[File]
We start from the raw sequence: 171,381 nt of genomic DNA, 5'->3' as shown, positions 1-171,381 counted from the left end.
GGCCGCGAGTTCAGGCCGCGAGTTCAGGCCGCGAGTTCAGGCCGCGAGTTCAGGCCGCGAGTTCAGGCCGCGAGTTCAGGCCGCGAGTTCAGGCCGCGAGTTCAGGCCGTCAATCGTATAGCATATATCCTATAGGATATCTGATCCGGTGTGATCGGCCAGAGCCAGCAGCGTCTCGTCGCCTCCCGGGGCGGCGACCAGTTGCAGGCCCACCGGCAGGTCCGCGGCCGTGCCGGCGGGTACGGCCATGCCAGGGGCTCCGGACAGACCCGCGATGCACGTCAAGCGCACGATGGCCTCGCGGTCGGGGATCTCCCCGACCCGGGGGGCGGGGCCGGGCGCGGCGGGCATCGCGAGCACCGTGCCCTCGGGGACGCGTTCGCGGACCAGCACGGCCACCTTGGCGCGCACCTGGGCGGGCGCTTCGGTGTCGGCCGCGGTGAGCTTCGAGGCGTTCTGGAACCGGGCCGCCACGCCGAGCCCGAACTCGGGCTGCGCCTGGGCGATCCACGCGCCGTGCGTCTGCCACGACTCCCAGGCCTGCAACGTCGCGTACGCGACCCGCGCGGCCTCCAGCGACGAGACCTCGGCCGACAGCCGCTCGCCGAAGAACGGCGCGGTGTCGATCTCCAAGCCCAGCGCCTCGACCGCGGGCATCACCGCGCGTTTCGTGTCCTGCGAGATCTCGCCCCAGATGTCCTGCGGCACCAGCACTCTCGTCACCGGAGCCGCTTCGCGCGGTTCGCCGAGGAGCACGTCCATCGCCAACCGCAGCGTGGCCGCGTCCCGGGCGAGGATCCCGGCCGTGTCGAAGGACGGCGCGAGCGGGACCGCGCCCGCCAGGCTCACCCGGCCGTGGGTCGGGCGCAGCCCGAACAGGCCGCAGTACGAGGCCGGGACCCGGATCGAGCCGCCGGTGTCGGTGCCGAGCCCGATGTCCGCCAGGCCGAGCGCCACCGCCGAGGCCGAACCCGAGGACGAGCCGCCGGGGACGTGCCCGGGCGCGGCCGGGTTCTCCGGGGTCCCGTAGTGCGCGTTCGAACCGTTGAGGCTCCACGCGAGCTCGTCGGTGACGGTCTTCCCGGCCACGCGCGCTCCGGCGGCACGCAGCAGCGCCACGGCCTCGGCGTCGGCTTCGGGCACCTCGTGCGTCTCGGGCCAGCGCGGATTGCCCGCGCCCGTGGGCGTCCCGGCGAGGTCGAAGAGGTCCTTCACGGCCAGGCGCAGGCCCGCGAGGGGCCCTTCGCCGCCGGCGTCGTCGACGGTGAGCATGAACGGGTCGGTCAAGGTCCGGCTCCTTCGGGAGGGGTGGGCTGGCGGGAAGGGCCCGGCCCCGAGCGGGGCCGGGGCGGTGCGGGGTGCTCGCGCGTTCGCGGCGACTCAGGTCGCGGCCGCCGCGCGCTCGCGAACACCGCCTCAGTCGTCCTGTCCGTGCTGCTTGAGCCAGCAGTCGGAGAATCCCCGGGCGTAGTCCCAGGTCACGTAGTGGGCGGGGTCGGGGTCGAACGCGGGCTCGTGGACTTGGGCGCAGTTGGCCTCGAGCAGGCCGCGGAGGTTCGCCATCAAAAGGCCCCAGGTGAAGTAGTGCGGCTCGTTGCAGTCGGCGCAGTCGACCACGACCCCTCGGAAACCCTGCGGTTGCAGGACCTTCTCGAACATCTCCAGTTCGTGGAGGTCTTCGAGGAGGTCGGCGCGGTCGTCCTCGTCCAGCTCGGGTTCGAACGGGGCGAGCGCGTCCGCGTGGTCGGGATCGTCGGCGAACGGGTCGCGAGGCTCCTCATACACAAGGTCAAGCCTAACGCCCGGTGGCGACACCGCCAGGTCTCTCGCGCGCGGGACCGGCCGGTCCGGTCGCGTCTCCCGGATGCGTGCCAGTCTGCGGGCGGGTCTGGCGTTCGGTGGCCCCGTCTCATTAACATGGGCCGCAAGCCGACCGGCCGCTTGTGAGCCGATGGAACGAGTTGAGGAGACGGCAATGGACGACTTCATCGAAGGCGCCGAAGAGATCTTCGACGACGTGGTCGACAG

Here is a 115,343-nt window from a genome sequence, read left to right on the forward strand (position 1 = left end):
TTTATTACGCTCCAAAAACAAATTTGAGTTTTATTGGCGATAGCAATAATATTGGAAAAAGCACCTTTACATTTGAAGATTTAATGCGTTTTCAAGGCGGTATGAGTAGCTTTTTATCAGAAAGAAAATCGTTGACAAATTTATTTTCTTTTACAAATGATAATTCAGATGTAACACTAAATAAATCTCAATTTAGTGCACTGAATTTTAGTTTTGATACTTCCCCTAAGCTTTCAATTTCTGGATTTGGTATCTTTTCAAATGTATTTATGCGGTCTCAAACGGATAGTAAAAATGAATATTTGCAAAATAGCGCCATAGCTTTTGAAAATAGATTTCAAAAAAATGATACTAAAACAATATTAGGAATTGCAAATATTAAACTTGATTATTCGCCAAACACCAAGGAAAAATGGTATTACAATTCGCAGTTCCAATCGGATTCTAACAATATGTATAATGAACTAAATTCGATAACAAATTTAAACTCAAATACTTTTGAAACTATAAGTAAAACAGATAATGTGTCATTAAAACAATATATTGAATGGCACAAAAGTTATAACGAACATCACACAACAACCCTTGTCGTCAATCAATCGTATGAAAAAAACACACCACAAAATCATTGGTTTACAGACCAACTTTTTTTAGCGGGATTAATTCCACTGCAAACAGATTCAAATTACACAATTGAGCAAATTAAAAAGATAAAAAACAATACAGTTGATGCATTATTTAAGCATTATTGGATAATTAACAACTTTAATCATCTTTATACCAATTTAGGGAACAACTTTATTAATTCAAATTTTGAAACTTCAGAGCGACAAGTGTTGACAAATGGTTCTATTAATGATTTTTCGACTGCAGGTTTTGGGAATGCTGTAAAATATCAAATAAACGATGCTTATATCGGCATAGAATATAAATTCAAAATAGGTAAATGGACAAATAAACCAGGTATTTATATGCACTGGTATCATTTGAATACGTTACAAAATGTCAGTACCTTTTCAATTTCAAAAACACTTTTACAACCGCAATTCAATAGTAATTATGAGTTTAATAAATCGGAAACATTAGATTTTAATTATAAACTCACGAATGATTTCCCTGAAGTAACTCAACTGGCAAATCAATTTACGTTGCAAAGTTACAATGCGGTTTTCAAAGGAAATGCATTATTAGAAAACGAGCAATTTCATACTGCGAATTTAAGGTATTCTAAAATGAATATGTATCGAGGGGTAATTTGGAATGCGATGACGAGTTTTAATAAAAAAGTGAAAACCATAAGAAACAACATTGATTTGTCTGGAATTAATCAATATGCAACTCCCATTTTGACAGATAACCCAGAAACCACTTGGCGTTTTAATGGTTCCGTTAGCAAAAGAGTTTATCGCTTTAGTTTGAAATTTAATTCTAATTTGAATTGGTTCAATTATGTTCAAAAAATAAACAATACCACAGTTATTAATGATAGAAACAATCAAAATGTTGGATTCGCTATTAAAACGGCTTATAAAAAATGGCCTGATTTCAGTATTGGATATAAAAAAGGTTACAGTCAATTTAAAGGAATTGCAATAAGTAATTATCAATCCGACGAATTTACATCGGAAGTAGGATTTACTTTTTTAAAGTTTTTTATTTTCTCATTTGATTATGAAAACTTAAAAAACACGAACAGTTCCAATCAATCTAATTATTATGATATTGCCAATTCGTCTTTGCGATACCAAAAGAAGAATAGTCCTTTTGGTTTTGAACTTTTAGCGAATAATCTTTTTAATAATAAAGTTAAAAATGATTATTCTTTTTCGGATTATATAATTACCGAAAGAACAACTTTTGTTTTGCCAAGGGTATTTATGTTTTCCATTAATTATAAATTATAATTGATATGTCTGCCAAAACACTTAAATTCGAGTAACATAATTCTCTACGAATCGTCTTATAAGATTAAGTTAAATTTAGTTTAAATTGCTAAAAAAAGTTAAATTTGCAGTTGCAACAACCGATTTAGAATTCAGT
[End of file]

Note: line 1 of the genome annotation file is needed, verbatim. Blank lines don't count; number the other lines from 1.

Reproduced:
We start from the raw sequence: 171,381 nt of genomic DNA, 5'->3' as shown, positions 1-171,381 counted from the left end.